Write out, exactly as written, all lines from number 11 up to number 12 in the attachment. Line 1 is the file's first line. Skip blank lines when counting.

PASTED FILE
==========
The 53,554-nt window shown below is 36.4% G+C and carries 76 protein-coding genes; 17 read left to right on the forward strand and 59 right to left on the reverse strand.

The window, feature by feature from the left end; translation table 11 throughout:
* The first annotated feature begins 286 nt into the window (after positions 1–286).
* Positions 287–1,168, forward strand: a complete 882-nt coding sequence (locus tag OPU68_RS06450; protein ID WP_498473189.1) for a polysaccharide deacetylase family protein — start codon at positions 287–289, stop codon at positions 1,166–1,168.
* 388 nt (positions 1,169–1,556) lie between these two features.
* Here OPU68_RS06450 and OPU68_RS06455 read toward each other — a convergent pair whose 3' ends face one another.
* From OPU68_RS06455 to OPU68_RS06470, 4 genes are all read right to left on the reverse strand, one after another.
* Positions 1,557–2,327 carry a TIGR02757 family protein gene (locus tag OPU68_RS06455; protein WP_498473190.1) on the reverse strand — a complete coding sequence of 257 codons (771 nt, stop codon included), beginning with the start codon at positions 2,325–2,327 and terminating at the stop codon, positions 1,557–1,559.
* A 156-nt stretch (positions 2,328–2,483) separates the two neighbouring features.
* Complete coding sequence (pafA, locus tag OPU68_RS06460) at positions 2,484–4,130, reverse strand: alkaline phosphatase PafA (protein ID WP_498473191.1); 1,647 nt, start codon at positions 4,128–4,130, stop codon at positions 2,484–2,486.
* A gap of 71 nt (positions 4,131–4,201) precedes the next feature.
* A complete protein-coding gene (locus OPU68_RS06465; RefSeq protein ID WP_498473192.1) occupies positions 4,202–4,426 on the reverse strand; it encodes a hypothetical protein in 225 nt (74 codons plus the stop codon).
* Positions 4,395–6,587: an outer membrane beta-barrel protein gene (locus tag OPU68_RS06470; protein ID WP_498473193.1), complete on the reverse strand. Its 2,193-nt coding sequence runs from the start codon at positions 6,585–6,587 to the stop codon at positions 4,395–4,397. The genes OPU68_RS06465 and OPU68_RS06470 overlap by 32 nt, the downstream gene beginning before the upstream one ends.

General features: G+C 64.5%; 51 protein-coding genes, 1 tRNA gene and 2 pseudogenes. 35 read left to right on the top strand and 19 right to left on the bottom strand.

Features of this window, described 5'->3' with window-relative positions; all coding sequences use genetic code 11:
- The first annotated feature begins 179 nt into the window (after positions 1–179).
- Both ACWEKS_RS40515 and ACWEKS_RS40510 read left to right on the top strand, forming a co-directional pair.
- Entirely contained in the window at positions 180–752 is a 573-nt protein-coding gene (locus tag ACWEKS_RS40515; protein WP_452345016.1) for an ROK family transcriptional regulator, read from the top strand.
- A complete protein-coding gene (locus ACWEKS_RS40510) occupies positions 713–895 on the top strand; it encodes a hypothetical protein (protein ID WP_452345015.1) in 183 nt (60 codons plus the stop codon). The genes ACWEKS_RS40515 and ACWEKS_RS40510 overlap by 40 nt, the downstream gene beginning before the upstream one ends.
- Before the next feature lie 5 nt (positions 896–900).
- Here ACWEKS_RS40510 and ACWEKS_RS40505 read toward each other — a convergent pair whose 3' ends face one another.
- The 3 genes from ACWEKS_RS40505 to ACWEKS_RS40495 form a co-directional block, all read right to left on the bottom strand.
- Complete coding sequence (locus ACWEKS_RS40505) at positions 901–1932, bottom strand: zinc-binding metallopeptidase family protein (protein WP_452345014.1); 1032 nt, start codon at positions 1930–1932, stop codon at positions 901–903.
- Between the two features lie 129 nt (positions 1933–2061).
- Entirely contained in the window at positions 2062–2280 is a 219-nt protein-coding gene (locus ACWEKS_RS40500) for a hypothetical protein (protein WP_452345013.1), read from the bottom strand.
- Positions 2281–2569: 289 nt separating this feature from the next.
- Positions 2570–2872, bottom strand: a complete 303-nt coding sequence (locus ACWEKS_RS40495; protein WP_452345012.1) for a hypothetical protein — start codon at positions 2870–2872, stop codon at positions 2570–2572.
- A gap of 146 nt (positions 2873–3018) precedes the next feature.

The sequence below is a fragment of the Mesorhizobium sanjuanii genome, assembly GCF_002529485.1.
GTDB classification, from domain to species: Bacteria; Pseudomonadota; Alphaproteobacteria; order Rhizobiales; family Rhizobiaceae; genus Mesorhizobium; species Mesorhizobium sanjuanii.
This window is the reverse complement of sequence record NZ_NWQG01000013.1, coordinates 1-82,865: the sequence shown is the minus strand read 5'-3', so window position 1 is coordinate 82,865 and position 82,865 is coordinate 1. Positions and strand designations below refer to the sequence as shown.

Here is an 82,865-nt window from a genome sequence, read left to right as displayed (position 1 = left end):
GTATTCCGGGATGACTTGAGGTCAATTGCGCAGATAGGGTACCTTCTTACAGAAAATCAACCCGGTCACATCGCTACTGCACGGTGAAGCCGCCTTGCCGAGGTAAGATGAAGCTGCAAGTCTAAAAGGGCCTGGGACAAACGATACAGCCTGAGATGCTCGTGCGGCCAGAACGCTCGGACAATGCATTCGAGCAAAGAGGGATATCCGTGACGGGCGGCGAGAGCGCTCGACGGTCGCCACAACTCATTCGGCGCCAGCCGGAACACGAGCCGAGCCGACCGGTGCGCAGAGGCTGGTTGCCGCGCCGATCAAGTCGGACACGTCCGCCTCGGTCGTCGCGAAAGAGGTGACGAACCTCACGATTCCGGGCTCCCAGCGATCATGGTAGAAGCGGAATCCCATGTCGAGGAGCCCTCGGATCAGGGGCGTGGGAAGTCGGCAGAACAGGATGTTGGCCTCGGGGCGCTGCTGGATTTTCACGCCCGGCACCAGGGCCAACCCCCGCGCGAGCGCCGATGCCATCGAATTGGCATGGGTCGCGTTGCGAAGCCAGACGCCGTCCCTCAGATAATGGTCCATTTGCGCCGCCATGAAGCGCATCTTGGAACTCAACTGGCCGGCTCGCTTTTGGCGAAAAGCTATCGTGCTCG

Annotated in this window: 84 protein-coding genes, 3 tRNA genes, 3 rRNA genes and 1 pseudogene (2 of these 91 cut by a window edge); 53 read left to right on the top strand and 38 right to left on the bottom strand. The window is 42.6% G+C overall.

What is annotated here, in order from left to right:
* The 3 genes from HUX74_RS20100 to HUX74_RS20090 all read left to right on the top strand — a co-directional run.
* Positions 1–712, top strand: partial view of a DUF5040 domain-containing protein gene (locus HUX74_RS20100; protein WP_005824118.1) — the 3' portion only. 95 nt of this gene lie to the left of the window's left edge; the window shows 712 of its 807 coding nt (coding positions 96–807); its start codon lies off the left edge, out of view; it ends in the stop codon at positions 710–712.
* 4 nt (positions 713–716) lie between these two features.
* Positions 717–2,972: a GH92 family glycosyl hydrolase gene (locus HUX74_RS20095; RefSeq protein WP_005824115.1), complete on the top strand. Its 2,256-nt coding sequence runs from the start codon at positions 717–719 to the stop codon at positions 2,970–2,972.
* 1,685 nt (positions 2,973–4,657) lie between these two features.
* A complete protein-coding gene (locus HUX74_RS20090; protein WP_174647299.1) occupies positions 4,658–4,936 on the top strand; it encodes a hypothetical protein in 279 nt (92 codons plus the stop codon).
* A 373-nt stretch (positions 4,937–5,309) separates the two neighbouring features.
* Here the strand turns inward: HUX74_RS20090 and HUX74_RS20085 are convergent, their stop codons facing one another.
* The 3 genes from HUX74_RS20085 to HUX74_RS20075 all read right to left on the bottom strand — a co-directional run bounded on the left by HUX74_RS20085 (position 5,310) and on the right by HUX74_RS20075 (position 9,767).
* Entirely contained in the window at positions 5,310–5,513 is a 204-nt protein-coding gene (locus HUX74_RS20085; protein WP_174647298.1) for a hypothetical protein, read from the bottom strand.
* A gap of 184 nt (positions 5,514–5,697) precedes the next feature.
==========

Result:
* A gap of 71 nt (positions 4,131–4,201) precedes the next feature.
* A complete protein-coding gene (locus OPU68_RS06465; RefSeq protein ID WP_498473192.1) occupies positions 4,202–4,426 on the reverse strand; it encodes a hypothetical protein in 225 nt (74 codons plus the stop codon).